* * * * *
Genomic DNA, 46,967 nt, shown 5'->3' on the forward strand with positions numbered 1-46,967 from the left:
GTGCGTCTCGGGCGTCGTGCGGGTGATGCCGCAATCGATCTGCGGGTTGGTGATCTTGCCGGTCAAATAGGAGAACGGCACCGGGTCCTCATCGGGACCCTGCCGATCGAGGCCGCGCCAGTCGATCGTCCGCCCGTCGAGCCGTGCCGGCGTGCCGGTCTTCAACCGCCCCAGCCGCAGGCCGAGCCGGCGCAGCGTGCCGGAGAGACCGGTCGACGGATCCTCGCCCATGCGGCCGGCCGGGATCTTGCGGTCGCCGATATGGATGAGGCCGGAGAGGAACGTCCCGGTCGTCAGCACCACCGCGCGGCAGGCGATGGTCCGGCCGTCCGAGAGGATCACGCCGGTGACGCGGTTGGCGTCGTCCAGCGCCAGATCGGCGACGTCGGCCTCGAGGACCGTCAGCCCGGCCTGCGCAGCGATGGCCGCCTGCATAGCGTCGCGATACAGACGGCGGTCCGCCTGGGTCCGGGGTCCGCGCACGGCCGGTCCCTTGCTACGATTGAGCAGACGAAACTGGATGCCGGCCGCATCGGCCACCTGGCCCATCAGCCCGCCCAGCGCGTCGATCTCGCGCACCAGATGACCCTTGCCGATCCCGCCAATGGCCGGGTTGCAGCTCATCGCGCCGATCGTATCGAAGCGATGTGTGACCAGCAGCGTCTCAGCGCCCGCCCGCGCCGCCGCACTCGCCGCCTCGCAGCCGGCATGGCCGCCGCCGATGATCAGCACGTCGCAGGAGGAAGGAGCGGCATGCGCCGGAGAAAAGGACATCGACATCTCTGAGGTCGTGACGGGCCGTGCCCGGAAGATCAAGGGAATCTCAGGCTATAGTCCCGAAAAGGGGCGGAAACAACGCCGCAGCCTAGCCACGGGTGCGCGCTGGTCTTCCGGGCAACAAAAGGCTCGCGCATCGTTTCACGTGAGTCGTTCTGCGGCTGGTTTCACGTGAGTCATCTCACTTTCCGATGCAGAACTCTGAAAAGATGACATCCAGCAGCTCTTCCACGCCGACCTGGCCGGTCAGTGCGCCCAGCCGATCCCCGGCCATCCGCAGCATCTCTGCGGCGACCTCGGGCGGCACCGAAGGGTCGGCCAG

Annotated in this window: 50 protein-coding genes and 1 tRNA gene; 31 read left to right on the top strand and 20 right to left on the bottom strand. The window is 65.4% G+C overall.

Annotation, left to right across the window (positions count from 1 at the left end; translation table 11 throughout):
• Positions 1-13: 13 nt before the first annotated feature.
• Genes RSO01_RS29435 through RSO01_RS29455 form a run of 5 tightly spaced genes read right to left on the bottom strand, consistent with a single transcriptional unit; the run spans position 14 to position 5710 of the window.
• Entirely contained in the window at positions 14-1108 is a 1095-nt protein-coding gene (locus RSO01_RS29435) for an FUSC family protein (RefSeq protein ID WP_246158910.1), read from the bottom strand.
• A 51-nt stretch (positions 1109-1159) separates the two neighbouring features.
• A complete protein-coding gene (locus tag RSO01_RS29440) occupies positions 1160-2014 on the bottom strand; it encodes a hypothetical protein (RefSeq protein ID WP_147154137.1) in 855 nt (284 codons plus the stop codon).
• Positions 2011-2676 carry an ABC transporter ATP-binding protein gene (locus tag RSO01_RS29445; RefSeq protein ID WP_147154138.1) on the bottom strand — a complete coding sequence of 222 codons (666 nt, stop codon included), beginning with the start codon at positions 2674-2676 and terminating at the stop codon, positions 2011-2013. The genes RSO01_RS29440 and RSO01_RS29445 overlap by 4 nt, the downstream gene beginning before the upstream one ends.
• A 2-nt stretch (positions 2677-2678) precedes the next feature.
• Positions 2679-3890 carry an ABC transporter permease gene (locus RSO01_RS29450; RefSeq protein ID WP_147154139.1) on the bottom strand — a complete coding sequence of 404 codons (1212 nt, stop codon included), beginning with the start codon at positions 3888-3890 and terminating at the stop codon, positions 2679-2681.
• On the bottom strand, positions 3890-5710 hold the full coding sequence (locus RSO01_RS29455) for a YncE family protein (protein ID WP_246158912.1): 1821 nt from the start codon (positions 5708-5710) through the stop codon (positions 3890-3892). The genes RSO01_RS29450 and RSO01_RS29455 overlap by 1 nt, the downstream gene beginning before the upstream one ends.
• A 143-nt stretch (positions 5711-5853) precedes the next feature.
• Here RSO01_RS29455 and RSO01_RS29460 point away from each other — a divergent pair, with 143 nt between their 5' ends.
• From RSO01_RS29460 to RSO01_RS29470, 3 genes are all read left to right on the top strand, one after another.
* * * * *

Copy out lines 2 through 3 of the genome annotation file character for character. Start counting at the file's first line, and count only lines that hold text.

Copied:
GTGCGTCTCGGGCGTCGTGCGGGTGATGCCGCAATCGATCTGCGGGTTGGTGATCTTGCCGGTCAAATAGGAGAACGGCACCGGGTCCTCATCGGGACCCTGCCGATCGAGGCCGCGCCAGTCGATCGTCCGCCCGTCGAGCCGTGCCGGCGTGCCGGTCTTCAACCGCCCCAGCCGCAGGCCGAGCCGGCGCAGCGTGCCGGAGAGACCGGTCGACGGATCCTCGCCCATGCGGCCGGCCGGGATCTTGCGGTCGCCGATATGGATGAGGCCGGAGAGGAACGTCCCGGTCGTCAGCACCACCGCGCGGCAGGCGATGGTCCGGCCGTCCGAGAGGATCACGCCGGTGACGCGGTTGGCGTCGTCCAGCGCCAGATCGGCGACGTCGGCCTCGAGGACCGTCAGCCCGGCCTGCGCAGCGATGGCCGCCTGCATAGCGTCGCGATACAGACGGCGGTCCGCCTGGGTCCGGGGTCCGCGCACGGCCGGTCCCTTGCTACGATTGAGCAGACGAAACTGGATGCCGGCCGCATCGGCCACCTGGCCCATCAGCCCGCCCAGCGCGTCGATCTCGCGCACCAGATGACCCTTGCCGATCCCGCCAATGGCCGGGTTGCAGCTCATCGCGCCGATCGTATCGAAGCGATGTGTGACCAGCAGCGTCTCAGCGCCCGCCCGCGCCGCCGCACTCGCCGCCTCGCAGCCGGCATGGCCGCCGCCGATGATCAGCACGTCGCAGGAGGAAGGAGCGGCATGCGCCGGAGAAAAGGACATCGACATCTCTGAGGTCGTGACGGGCCGTGCCCGGAAGATCAAGGGAATCTCAGGCTATAGTCCCGAAAAGGGGCGGAAACAACGCCGCAGCCTAGCCACGGGTGCGCGCTGGTCTTCCGGGCAACAAAAGGCTCGCGCATCGTTTCACGTGAGTCGTTCTGCGGCTGGTTTCACGTGAGTCATCTCACTTTCCGATGCAGAACTCTGAAAAGATGACATCCAGCAGCTCTTCCACGCCGACCTGGCCGGTCAGTGCGCCCAGCCGATCCCCGGCCATCCGCAGCATCTCTGCGGCGACCTCGGGCGGCACCGAAGGGTCGGCCAG

Annotated in this window: 50 protein-coding genes and 1 tRNA gene; 31 read left to right on the top strand and 20 right to left on the bottom strand. The window is 65.4% G+C overall.